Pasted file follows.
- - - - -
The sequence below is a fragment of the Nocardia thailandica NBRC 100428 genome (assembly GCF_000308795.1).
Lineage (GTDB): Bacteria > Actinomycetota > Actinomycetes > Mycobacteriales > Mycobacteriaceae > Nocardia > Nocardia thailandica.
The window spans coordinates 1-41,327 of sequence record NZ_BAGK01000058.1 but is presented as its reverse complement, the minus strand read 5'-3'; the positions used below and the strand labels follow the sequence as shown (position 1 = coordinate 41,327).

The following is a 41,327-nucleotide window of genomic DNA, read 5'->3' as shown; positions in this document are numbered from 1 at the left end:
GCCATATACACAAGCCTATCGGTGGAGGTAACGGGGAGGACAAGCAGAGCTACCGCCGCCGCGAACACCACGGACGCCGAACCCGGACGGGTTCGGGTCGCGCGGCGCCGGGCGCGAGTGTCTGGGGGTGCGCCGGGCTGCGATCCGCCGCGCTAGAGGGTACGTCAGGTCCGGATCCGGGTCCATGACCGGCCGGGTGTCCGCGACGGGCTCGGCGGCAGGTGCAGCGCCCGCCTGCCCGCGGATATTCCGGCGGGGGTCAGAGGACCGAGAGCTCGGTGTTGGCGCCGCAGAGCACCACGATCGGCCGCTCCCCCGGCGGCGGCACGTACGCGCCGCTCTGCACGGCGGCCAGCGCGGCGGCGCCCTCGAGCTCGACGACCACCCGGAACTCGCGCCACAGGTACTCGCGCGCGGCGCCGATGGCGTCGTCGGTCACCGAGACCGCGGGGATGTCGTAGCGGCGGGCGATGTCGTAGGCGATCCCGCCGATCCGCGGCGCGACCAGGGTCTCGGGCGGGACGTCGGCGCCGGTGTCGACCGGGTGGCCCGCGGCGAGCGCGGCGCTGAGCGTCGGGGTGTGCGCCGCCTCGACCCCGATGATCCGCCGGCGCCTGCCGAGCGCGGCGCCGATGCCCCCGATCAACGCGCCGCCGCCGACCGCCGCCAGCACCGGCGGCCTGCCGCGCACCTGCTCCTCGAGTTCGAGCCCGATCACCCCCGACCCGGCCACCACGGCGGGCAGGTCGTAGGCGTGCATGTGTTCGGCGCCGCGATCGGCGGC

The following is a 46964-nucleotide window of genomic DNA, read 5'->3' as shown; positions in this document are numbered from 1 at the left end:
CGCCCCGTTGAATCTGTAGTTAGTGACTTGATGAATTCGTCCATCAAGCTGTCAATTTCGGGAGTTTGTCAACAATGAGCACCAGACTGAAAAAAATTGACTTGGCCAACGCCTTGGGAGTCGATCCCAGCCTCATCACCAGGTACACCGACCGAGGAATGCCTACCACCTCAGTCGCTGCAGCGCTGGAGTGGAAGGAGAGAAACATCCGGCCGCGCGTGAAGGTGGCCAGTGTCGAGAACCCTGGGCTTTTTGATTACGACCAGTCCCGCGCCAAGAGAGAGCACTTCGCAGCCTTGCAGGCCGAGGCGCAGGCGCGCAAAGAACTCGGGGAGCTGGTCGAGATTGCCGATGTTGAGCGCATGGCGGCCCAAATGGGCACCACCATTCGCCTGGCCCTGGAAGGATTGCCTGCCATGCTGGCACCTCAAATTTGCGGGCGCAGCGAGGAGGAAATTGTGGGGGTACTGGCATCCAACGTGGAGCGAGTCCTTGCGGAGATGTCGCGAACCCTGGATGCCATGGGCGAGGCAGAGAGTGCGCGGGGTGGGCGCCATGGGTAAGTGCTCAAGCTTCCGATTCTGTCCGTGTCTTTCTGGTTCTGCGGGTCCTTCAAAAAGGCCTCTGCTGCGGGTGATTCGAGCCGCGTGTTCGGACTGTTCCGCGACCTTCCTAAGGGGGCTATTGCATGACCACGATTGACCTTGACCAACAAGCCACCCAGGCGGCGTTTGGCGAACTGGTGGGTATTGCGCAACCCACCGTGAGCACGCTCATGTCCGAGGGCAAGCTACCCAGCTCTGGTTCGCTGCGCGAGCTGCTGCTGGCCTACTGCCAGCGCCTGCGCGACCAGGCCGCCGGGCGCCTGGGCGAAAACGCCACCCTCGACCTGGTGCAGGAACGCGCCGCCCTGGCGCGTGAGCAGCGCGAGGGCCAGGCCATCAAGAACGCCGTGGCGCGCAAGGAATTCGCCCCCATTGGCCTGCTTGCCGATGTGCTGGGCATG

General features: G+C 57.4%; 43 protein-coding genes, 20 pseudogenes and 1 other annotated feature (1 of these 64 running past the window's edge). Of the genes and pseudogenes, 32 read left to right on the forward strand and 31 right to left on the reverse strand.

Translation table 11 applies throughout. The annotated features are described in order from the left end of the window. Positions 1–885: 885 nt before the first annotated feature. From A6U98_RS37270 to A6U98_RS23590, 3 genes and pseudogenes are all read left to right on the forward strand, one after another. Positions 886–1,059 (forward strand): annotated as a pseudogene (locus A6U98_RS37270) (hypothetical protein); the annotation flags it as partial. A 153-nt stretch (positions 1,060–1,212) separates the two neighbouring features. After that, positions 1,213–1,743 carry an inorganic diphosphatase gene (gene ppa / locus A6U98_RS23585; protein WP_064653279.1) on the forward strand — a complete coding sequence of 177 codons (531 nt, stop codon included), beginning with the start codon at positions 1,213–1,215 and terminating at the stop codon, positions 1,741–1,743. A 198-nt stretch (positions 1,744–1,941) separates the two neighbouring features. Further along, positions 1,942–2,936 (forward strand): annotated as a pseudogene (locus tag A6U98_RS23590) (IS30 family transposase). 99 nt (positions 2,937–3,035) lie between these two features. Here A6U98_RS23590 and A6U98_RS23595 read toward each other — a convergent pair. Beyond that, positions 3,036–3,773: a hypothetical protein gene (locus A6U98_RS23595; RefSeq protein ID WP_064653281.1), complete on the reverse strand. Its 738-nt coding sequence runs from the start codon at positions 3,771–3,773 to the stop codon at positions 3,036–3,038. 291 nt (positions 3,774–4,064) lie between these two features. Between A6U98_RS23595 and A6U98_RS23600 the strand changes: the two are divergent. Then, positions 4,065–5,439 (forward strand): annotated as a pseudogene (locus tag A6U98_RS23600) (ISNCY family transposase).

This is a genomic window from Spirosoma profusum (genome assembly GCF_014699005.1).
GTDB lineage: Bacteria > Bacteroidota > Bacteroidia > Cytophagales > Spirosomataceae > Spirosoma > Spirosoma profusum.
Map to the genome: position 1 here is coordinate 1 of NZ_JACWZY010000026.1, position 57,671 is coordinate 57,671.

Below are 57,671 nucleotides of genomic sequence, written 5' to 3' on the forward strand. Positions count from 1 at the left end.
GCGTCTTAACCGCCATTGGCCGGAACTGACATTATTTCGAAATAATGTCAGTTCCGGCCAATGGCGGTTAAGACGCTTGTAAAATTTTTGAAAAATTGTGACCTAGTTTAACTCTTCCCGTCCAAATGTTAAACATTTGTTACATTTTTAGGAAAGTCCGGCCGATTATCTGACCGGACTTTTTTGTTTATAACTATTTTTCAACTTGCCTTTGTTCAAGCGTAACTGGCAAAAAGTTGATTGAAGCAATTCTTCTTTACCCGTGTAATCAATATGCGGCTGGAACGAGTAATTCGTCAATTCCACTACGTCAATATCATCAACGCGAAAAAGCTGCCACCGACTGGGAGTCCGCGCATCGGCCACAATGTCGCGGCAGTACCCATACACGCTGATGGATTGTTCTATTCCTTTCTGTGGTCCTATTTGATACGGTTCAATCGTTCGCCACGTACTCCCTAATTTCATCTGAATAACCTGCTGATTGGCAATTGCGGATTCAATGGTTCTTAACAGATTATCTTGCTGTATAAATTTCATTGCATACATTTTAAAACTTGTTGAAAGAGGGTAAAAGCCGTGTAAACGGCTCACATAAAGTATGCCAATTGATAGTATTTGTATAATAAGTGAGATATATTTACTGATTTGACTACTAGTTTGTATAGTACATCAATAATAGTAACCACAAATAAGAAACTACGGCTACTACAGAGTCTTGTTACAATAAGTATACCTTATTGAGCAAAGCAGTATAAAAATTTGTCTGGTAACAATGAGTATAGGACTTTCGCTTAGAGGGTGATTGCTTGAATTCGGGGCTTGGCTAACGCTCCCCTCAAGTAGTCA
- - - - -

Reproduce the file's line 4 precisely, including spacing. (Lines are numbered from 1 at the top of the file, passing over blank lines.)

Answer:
The following is a 41,327-nucleotide window of genomic DNA, read 5'->3' as shown; positions in this document are numbered from 1 at the left end: